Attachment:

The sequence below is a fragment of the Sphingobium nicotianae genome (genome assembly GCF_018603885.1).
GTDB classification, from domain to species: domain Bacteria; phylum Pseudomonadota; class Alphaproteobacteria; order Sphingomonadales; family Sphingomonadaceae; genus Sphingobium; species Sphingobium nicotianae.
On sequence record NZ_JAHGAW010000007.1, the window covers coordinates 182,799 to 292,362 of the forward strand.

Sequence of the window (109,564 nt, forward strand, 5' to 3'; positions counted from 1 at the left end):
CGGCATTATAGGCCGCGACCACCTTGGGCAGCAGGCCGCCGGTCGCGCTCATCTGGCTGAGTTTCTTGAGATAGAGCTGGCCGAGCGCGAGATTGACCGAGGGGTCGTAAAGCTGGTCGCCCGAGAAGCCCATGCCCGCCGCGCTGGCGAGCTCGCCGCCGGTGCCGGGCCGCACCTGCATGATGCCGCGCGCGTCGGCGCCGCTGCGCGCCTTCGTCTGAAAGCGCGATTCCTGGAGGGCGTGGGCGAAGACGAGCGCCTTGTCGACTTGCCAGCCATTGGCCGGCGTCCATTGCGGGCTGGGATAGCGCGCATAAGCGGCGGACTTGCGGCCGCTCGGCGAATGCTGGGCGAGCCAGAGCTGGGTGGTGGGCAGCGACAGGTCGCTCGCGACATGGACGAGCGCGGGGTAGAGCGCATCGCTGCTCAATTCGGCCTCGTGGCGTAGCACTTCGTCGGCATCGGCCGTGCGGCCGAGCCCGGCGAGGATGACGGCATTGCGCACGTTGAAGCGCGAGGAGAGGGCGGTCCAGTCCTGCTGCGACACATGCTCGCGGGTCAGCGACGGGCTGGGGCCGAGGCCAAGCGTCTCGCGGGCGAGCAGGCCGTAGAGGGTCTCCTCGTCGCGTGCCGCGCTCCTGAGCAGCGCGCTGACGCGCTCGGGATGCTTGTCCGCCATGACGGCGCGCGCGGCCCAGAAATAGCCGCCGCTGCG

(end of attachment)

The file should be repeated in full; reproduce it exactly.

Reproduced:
The sequence below is a fragment of the Sphingobium nicotianae genome (genome assembly GCF_018603885.1).
GTDB classification, from domain to species: domain Bacteria; phylum Pseudomonadota; class Alphaproteobacteria; order Sphingomonadales; family Sphingomonadaceae; genus Sphingobium; species Sphingobium nicotianae.
On sequence record NZ_JAHGAW010000007.1, the window covers coordinates 182,799 to 292,362 of the forward strand.

Sequence of the window (109,564 nt, forward strand, 5' to 3'; positions counted from 1 at the left end):
CGGCATTATAGGCCGCGACCACCTTGGGCAGCAGGCCGCCGGTCGCGCTCATCTGGCTGAGTTTCTTGAGATAGAGCTGGCCGAGCGCGAGATTGACCGAGGGGTCGTAAAGCTGGTCGCCCGAGAAGCCCATGCCCGCCGCGCTGGCGAGCTCGCCGCCGGTGCCGGGCCGCACCTGCATGATGCCGCGCGCGTCGGCGCCGCTGCGCGCCTTCGTCTGAAAGCGCGATTCCTGGAGGGCGTGGGCGAAGACGAGCGCCTTGTCGACTTGCCAGCCATTGGCCGGCGTCCATTGCGGGCTGGGATAGCGCGCATAAGCGGCGGACTTGCGGCCGCTCGGCGAATGCTGGGCGAGCCAGAGCTGGGTGGTGGGCAGCGACAGGTCGCTCGCGACATGGACGAGCGCGGGGTAGAGCGCATCGCTGCTCAATTCGGCCTCGTGGCGTAGCACTTCGTCGGCATCGGCCGTGCGGCCGAGCCCGGCGAGGATGACGGCATTGCGCACGTTGAAGCGCGAGGAGAGGGCGGTCCAGTCCTGCTGCGACACATGCTCGCGGGTCAGCGACGGGCTGGGGCCGAGGCCAAGCGTCTCGCGGGCGAGCAGGCCGTAGAGGGTCTCCTCGTCGCGTGCCGCGCTCCTGAGCAGCGCGCTGACGCGCTCGGGATGCTTGTCCGCCATGACGGCGCGCGCGGCCCAGAAATAGCCGCCGCTGCG